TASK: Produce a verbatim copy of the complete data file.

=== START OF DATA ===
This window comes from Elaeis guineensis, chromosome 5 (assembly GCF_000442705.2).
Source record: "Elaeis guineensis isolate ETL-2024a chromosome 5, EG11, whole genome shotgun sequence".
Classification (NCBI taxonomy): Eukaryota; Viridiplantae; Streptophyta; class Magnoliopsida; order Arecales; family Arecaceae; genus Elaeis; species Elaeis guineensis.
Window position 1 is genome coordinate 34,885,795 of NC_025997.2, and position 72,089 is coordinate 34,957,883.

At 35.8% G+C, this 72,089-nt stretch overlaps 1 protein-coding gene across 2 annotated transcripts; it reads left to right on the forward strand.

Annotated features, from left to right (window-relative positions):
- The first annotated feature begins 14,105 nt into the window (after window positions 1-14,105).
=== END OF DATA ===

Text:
This window comes from Elaeis guineensis, chromosome 5 (assembly GCF_000442705.2).
Source record: "Elaeis guineensis isolate ETL-2024a chromosome 5, EG11, whole genome shotgun sequence".
Classification (NCBI taxonomy): Eukaryota; Viridiplantae; Streptophyta; class Magnoliopsida; order Arecales; family Arecaceae; genus Elaeis; species Elaeis guineensis.
Window position 1 is genome coordinate 34,885,795 of NC_025997.2, and position 72,089 is coordinate 34,957,883.

At 35.8% G+C, this 72,089-nt stretch overlaps 1 protein-coding gene across 2 annotated transcripts; it reads left to right on the forward strand.

Annotated features, from left to right (window-relative positions):
- The first annotated feature begins 14,105 nt into the window (after window positions 1-14,105).